As the US eliminates references to Israel’s occupation
By Ramona Wadi
The latest US annual report on human rights violations, released last Friday, carried an intentional omission. There is no longer any mention of the occupied Palestinian territories. In a move which normalises Israel’s colonial project and military occupation yet further, the relevant entry reads: “Israel, Golan Heights, West Bank and Gaza”.
A statement by the Palestinian Ministry of Foreign Affairs and Expatriates, published in part by Wafa news agency, described the change thus: “The American administration is not only biased towards Israel, but fully embraces its illegal policies to a point they have become part of US ideology and policies.”
There is no doubt that US President Donald Trump has supported Israel overtly, exposing the policies of previous administrations which maintained a more calculated, covert approach. With the unilateral declaration of Jerusalem as Israel’s capital and the forthcoming move of the US Embassy from Tel Aviv to the Holy City, the US has set new precedents in normalising colonialism. In doing so, it has encouraged other countries supportive of Israel to follow suit, or declare such intentions.
Yet, there is an earlier precedent which was met with derision rather than preoccupation. When Trump failed to uphold the distinct and internationally accepted two-state paradigm, the media was more concerned with his lack of eloquence, rather than the significance behind the admission. At best, talk of a one-state solution was brought forward tentatively, albeit with little attention as to how the concept can be misinterpreted. Associating a one-state concept with equal rights for Palestinians prevailed. However, little was said about the pitfalls of implementation within the context of a colonial entity whose concept of a state is one that eliminates Palestinians and their legitimate rights in order to maintain a Jewish identity and majority.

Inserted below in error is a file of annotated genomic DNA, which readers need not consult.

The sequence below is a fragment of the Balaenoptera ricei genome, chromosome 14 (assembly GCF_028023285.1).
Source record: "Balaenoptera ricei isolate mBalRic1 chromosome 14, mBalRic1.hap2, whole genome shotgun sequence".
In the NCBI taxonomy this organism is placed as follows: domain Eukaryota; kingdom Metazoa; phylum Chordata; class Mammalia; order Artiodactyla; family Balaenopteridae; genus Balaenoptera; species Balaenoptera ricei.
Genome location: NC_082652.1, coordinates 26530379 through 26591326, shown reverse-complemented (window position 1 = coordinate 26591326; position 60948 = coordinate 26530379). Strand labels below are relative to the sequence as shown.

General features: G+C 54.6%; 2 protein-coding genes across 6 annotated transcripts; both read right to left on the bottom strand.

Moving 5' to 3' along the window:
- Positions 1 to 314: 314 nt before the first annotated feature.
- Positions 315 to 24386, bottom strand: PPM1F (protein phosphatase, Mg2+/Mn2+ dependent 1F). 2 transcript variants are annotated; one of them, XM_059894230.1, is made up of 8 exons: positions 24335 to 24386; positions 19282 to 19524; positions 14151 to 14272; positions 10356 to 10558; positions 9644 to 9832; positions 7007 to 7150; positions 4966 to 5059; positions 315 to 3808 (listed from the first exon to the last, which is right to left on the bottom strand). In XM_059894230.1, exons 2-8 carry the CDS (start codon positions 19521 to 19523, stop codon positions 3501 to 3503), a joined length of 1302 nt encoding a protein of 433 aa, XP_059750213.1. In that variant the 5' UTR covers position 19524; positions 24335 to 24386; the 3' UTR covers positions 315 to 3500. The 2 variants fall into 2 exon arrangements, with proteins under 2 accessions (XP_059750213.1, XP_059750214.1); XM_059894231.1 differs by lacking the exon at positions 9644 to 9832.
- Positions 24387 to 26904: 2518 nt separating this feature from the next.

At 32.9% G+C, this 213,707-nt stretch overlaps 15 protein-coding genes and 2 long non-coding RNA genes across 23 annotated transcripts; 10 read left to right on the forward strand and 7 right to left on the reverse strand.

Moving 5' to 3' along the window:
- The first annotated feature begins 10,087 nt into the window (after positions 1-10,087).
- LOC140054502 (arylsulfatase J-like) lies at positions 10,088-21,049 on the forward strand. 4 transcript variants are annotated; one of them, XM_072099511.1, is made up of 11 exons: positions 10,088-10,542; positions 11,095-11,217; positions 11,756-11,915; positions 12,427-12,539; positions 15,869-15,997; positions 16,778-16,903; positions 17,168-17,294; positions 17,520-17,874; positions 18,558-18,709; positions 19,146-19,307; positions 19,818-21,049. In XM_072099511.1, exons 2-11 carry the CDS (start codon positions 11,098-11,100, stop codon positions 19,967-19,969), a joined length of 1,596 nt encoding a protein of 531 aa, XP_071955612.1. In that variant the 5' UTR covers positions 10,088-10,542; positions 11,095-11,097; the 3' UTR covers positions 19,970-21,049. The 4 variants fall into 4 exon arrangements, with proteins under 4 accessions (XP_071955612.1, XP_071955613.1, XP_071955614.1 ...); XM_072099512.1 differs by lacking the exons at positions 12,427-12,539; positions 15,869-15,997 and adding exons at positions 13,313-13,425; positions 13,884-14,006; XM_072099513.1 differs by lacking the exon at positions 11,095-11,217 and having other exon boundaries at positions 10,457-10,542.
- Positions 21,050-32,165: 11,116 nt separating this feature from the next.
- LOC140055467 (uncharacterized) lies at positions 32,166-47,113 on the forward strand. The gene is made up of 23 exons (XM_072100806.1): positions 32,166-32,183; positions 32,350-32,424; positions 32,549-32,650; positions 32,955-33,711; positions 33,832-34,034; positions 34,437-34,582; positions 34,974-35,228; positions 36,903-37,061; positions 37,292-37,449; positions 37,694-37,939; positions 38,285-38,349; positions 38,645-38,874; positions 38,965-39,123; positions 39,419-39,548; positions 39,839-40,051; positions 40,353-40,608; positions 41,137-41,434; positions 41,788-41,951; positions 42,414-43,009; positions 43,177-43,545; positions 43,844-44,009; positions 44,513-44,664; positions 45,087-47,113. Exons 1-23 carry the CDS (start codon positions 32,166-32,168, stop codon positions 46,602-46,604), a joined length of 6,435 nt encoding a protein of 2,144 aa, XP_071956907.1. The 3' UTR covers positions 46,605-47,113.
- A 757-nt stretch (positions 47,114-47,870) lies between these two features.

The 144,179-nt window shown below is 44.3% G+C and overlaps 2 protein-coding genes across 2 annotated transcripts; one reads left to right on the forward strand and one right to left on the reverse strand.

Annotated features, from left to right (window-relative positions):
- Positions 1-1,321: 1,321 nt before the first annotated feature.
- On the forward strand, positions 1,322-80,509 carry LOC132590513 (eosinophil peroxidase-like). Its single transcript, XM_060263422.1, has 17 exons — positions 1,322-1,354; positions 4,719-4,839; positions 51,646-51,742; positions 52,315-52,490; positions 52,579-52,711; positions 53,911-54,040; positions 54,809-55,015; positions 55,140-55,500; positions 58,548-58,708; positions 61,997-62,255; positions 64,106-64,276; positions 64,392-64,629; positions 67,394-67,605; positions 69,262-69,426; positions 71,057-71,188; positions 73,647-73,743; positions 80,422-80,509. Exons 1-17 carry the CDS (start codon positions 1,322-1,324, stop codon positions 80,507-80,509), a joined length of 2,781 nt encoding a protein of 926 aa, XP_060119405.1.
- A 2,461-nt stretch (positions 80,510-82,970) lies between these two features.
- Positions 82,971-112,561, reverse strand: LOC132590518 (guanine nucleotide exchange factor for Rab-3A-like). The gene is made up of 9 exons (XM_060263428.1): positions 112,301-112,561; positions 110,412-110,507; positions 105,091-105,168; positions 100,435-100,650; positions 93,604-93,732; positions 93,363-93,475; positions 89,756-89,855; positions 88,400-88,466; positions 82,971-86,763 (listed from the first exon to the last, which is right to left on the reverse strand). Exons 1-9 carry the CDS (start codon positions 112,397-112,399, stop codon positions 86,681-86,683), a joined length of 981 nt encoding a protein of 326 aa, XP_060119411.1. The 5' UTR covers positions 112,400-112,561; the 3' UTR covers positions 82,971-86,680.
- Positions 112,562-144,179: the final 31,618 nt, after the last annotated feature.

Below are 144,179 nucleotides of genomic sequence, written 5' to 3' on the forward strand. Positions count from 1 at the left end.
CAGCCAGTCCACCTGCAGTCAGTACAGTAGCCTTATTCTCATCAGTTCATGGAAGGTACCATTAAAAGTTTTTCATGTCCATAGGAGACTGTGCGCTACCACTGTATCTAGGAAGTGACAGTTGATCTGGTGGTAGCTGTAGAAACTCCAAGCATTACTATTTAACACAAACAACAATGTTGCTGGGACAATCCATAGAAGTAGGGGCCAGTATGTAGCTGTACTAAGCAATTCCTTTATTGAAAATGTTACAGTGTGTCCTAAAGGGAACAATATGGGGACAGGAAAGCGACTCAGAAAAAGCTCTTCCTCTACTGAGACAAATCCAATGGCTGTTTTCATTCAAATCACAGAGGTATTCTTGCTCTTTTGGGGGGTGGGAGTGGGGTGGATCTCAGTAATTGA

Removing references to Israel’s military occupation of Palestine is undoubtedly damaging. There are, though, varying degrees of danger for Palestinians, including defining the military occupation without its settler-colonial context, one of the few instances where the Palestinian Authority is consistent. Both approaches reflect the normalisation of Israel’s colonial appropriation of Palestine. The complete omission as articulated by the US is just a step ahead of the PA and the international community in terms of isolating Palestinians in terms of politics and rights.
That the US has fully aligned itself with Israel is nothing new. On the other hand, the language used by the PA complements the fragmentation of Palestine which is promoted by Israel. The statement by the Ministry of Foreign Affairs in Ramallah is complacent and seeks to dismiss the US intent by insisting that it “does not eliminate the concept of occupied territory according to international law and international legality, but it reveals to the world once again the reality of the US positions, especially for those who refuse to see them as they are.”
If by this the PA is alluding to the apparent dismissal of the two-state compromise by the US, it should be remembered that, in the absence of a unifying anti-colonial alternative which the PA refuses to consider, there is little to indicate that Palestinians will be able to define themselves politically at an international level. This is due entirely to coercion from the coloniser and the circle of collaborators within the PA who keep insisting upon the obsolete “peace process and “two-state solution”. Meanwhile, Israel’s state violence against the Palestinians becomes the norm, and the international community led by the US is complicit.
(Source / 27.04.2018)